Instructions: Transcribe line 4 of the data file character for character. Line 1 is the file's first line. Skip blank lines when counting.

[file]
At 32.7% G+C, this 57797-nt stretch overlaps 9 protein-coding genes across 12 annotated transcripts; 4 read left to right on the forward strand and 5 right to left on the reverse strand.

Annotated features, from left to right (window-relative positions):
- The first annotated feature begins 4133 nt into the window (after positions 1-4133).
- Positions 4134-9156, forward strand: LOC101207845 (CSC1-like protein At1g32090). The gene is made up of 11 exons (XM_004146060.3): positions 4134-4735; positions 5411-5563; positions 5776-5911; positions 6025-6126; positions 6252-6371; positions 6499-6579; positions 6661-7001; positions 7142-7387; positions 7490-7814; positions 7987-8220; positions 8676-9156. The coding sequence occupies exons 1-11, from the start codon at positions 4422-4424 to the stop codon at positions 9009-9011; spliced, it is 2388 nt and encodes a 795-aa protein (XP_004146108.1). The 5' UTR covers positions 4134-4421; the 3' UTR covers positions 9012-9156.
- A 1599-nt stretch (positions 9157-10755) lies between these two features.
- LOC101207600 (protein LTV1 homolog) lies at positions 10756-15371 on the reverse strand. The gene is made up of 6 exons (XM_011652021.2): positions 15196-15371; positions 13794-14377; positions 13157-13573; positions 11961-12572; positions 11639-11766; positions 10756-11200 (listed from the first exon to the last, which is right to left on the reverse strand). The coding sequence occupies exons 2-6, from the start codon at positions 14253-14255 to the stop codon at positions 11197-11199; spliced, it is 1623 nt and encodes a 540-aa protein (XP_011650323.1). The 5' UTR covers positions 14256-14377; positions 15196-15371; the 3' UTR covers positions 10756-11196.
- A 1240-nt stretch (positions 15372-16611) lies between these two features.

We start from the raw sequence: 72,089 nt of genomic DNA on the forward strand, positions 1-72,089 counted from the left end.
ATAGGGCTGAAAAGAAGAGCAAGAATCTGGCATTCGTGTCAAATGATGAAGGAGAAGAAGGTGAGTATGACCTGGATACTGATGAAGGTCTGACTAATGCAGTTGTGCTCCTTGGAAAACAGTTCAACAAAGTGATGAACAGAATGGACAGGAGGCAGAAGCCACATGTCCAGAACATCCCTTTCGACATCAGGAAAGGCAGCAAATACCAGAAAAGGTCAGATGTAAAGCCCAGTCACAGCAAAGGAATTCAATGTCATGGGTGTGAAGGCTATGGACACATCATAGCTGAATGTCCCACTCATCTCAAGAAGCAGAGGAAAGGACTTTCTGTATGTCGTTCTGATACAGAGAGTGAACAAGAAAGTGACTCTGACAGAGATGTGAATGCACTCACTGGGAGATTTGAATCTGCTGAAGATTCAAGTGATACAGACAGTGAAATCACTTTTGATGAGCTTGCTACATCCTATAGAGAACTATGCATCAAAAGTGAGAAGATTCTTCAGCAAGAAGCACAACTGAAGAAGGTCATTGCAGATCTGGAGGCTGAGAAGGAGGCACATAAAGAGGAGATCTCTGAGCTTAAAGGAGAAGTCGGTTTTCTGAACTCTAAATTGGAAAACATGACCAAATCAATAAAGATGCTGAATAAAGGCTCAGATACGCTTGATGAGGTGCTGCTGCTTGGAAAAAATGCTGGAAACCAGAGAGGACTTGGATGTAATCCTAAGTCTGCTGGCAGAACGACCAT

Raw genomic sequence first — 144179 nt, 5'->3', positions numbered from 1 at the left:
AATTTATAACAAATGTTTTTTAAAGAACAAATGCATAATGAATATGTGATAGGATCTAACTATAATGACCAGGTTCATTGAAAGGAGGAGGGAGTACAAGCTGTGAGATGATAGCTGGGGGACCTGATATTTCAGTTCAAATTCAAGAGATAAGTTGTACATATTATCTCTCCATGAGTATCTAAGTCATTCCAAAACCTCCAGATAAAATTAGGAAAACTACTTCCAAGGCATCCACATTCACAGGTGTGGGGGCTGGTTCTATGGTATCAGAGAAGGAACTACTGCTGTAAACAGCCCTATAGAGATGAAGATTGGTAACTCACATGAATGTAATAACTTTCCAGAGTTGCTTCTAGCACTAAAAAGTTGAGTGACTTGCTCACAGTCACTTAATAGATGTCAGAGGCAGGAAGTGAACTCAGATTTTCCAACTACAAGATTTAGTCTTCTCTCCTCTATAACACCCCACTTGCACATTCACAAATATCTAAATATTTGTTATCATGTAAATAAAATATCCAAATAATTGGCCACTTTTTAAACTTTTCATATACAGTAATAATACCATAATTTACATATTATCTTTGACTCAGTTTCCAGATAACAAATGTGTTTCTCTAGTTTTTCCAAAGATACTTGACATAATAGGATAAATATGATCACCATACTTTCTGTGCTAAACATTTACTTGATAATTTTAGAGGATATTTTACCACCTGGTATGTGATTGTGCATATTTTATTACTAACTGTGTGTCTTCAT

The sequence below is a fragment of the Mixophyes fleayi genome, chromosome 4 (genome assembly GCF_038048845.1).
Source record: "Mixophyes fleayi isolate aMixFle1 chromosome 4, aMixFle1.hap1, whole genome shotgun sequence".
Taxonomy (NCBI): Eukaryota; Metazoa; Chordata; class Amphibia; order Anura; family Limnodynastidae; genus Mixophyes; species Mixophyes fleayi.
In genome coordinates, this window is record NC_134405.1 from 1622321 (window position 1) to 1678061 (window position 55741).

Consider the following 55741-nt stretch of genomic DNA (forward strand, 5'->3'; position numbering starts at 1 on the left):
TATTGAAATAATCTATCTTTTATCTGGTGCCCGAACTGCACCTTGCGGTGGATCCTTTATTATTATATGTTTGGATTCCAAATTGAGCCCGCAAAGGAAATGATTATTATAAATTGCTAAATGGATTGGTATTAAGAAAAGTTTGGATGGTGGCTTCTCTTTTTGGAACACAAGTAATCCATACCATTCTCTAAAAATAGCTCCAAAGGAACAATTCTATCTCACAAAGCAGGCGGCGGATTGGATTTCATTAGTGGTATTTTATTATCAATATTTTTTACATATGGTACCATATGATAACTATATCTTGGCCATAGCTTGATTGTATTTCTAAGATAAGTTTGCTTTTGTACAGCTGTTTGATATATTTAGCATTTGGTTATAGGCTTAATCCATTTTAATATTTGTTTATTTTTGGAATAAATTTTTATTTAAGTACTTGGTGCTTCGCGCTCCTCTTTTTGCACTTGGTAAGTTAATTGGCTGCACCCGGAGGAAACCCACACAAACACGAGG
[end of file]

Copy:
- Positions 4134-9156, forward strand: LOC101207845 (CSC1-like protein At1g32090). The gene is made up of 11 exons (XM_004146060.3): positions 4134-4735; positions 5411-5563; positions 5776-5911; positions 6025-6126; positions 6252-6371; positions 6499-6579; positions 6661-7001; positions 7142-7387; positions 7490-7814; positions 7987-8220; positions 8676-9156. The coding sequence occupies exons 1-11, from the start codon at positions 4422-4424 to the stop codon at positions 9009-9011; spliced, it is 2388 nt and encodes a 795-aa protein (XP_004146108.1). The 5' UTR covers positions 4134-4421; the 3' UTR covers positions 9012-9156.